Modulating Sterol Concentrations in Infant Formula Influences Cholesterol Absorption and Synthesis in the Neonatal Piglet

Elizabeth Babawale, Peter Jones, Kelly Mercer, Haixia Lin, Laxmi Yeruva, Fabiana Bar Yoseph, Shane Rutherfurd
2018 Nutrients  
Formula-fed infants present higher cholesterol synthesis rates and lower circulating cholesterol during the postnatal feeding period compared to breast-fed infants, though the mechanisms underlying this phenotype are not fully understood. Typical infant formulas contain vegetable-based fats, inherently including phytosterols (PS), which are structurally similar to cholesterol and may interfere with their absorption. A seven-day old piglets model was used to test the inhibitory effects of PS on
more » ... y effects of PS on cholesterol absorption during postnatal feeding. Following feeding for 21 days with milk-based formulas containing PS and cholesterol levels resembling those in formulas or human-milk, apparent cholesterol digestibility was analyzed in ileal digesta, and cholesterol, PS, and cholesterol synthesis markers were analyzed in plasma and liver samples. Ileal cholesterol digestibility content was increased in the piglets fed low PS formulas and the rate of the hepatic cholesterol synthesis, as determined by the lathosterol-to-cholesterol ratios (L:C), was decreased in the piglets fed LP-formulas and corresponded to reduced nuclear expression of SREBP2 relative to those fed HP-formulas. These results are consistent with the hypothesis that PS in formula can inhibit cholesterol absorption and enhance cholesterol synthesis. Whether or not this leads to entrainment of cholesterol synthesis later in life via early programming awaits further research.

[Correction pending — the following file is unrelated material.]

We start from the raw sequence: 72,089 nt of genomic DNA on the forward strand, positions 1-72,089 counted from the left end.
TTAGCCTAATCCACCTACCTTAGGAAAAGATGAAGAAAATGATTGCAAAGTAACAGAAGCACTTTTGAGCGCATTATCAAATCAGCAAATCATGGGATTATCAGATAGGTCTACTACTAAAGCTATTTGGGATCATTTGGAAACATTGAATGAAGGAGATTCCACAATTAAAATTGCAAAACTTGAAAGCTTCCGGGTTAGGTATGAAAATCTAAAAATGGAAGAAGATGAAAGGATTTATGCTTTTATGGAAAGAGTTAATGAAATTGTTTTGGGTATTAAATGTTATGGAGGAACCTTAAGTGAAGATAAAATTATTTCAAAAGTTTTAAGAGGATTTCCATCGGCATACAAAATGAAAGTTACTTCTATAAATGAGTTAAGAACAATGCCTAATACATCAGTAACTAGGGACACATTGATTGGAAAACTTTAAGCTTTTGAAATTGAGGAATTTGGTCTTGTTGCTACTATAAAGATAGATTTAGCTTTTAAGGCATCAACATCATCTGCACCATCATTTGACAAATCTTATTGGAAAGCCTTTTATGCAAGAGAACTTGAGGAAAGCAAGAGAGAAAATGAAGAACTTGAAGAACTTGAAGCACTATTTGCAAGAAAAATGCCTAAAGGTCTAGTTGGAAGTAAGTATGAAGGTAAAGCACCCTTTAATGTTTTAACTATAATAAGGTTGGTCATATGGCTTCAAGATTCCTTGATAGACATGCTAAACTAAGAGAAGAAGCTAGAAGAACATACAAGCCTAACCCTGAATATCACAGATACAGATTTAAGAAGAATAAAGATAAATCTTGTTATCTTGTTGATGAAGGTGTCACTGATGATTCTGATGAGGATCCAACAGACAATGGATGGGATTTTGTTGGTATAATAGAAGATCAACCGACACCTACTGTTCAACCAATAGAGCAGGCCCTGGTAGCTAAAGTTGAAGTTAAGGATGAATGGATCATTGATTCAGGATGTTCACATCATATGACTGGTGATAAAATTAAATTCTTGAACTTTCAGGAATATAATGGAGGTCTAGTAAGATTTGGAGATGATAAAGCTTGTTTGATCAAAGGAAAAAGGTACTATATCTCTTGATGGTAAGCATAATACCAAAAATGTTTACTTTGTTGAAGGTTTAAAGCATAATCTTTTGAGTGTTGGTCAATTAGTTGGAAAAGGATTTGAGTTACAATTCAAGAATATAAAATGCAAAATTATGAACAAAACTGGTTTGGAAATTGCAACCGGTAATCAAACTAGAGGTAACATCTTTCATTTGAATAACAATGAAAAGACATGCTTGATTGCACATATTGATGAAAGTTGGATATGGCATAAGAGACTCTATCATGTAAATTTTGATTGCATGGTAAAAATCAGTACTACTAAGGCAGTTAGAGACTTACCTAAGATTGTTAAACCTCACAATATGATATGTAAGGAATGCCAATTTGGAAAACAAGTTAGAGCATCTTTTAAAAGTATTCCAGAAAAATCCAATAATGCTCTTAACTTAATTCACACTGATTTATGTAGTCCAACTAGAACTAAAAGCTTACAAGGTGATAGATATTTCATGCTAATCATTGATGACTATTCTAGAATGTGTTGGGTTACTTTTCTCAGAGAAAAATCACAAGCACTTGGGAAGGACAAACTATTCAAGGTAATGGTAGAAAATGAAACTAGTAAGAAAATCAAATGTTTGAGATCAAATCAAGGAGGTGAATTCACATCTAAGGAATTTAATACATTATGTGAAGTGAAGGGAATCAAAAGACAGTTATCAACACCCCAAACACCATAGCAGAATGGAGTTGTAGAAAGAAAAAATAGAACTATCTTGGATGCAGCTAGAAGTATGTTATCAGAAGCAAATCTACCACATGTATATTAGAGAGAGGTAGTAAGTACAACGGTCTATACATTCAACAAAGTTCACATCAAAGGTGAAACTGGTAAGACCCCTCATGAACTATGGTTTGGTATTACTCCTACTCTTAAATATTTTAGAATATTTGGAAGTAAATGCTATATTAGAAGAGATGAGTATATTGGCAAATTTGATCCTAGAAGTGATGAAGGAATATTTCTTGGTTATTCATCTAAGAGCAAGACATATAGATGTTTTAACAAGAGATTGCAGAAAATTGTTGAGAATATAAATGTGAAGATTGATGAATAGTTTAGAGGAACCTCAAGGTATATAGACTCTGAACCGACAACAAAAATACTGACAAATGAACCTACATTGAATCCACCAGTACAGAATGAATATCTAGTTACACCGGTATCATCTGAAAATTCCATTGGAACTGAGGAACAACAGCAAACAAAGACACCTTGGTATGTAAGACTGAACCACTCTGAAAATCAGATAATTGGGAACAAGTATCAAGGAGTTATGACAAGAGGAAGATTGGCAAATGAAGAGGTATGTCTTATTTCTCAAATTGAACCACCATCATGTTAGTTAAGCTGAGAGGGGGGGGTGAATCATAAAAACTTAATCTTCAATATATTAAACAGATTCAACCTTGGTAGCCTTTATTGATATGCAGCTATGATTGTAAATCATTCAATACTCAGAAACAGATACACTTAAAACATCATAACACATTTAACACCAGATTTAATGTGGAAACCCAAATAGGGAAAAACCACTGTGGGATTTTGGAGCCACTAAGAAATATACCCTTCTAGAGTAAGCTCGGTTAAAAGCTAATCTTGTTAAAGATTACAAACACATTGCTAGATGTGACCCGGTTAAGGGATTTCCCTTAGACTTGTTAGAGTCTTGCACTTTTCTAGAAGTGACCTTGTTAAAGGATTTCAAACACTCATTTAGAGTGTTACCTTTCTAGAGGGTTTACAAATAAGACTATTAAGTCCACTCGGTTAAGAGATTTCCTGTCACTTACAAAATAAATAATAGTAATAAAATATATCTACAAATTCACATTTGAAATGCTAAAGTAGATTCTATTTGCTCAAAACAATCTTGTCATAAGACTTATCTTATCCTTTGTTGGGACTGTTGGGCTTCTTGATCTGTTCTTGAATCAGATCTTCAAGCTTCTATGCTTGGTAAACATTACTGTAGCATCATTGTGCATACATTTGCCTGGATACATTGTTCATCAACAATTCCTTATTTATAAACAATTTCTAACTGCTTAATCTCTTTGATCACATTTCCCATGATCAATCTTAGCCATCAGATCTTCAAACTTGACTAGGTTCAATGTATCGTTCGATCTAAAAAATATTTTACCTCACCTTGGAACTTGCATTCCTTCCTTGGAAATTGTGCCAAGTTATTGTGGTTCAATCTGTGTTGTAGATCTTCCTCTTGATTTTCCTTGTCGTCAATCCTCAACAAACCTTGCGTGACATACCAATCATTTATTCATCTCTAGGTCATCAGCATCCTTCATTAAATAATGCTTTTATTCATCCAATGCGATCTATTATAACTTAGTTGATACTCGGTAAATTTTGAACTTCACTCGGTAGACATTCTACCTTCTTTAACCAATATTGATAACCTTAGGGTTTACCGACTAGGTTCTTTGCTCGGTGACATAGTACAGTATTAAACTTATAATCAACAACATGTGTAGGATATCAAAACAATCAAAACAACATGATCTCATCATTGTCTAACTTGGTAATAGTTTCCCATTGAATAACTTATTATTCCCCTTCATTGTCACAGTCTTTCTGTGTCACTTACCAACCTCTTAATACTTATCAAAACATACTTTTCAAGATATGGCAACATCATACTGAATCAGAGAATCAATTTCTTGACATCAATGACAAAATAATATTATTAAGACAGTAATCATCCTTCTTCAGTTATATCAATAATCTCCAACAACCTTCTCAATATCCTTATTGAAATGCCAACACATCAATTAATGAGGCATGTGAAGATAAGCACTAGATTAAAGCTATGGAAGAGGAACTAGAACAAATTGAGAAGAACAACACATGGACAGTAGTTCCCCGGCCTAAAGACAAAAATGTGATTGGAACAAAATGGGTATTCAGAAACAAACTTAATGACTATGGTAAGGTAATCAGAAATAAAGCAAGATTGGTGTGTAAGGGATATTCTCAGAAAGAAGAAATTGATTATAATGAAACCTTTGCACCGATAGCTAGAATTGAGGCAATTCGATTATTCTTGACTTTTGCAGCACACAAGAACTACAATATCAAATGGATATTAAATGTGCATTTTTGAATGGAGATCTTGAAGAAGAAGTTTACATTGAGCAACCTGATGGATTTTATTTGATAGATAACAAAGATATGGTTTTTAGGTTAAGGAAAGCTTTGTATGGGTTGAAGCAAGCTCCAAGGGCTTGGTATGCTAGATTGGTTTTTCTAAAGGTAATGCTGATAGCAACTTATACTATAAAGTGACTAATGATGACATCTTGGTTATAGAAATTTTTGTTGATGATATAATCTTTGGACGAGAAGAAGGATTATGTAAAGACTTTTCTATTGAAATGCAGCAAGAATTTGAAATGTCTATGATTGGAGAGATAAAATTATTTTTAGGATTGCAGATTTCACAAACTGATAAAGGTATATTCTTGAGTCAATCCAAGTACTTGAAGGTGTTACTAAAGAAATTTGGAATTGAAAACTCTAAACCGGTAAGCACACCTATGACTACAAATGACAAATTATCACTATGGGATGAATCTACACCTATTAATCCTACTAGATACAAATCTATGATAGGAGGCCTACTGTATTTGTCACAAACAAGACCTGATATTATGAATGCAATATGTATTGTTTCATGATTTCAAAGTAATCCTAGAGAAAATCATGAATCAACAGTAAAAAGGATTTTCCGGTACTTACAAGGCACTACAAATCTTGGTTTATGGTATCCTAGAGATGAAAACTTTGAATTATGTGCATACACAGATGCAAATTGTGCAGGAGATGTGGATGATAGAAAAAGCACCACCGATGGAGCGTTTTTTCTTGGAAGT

doi:10.3390/nu10121848 fatcat:ektpdsz2vnd7rfk6al3icyczqm